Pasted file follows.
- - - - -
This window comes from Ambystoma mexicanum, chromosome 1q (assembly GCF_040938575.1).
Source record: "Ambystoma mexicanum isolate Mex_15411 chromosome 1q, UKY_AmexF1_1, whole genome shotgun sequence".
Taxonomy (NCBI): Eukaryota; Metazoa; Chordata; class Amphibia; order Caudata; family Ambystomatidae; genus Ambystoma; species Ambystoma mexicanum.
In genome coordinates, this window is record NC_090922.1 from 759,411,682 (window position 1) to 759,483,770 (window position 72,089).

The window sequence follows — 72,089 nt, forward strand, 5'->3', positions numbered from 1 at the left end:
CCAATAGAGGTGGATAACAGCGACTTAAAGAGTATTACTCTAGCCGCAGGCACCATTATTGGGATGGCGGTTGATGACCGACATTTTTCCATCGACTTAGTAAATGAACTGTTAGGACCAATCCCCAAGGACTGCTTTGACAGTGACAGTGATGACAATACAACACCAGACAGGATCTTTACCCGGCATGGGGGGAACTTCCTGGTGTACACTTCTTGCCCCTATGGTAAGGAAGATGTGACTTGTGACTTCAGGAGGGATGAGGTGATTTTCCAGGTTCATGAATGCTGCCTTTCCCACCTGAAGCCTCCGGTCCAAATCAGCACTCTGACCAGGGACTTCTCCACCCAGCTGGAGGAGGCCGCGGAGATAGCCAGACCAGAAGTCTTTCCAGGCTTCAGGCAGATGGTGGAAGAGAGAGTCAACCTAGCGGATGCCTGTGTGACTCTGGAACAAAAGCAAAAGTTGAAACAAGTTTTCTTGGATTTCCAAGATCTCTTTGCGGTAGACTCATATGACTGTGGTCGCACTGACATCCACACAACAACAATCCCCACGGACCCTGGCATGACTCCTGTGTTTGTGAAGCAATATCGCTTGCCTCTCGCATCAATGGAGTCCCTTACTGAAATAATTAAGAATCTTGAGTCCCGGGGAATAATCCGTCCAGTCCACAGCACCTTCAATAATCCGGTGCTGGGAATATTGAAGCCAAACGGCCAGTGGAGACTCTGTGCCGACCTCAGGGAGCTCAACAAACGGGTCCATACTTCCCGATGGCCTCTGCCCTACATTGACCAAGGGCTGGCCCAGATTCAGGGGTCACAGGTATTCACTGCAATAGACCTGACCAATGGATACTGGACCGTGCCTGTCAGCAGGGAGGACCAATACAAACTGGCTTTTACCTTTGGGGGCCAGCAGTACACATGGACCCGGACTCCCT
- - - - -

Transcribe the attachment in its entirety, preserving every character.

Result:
This window comes from Ambystoma mexicanum, chromosome 1q (assembly GCF_040938575.1).
Source record: "Ambystoma mexicanum isolate Mex_15411 chromosome 1q, UKY_AmexF1_1, whole genome shotgun sequence".
Taxonomy (NCBI): Eukaryota; Metazoa; Chordata; class Amphibia; order Caudata; family Ambystomatidae; genus Ambystoma; species Ambystoma mexicanum.
In genome coordinates, this window is record NC_090922.1 from 759,411,682 (window position 1) to 759,483,770 (window position 72,089).

The window sequence follows — 72,089 nt, forward strand, 5'->3', positions numbered from 1 at the left end:
CCAATAGAGGTGGATAACAGCGACTTAAAGAGTATTACTCTAGCCGCAGGCACCATTATTGGGATGGCGGTTGATGACCGACATTTTTCCATCGACTTAGTAAATGAACTGTTAGGACCAATCCCCAAGGACTGCTTTGACAGTGACAGTGATGACAATACAACACCAGACAGGATCTTTACCCGGCATGGGGGGAACTTCCTGGTGTACACTTCTTGCCCCTATGGTAAGGAAGATGTGACTTGTGACTTCAGGAGGGATGAGGTGATTTTCCAGGTTCATGAATGCTGCCTTTCCCACCTGAAGCCTCCGGTCCAAATCAGCACTCTGACCAGGGACTTCTCCACCCAGCTGGAGGAGGCCGCGGAGATAGCCAGACCAGAAGTCTTTCCAGGCTTCAGGCAGATGGTGGAAGAGAGAGTCAACCTAGCGGATGCCTGTGTGACTCTGGAACAAAAGCAAAAGTTGAAACAAGTTTTCTTGGATTTCCAAGATCTCTTTGCGGTAGACTCATATGACTGTGGTCGCACTGACATCCACACAACAACAATCCCCACGGACCCTGGCATGACTCCTGTGTTTGTGAAGCAATATCGCTTGCCTCTCGCATCAATGGAGTCCCTTACTGAAATAATTAAGAATCTTGAGTCCCGGGGAATAATCCGTCCAGTCCACAGCACCTTCAATAATCCGGTGCTGGGAATATTGAAGCCAAACGGCCAGTGGAGACTCTGTGCCGACCTCAGGGAGCTCAACAAACGGGTCCATACTTCCCGATGGCCTCTGCCCTACATTGACCAAGGGCTGGCCCAGATTCAGGGGTCACAGGTATTCACTGCAATAGACCTGACCAATGGATACTGGACCGTGCCTGTCAGCAGGGAGGACCAATACAAACTGGCTTTTACCTTTGGGGGCCAGCAGTACACATGGACCCGGACTCCCT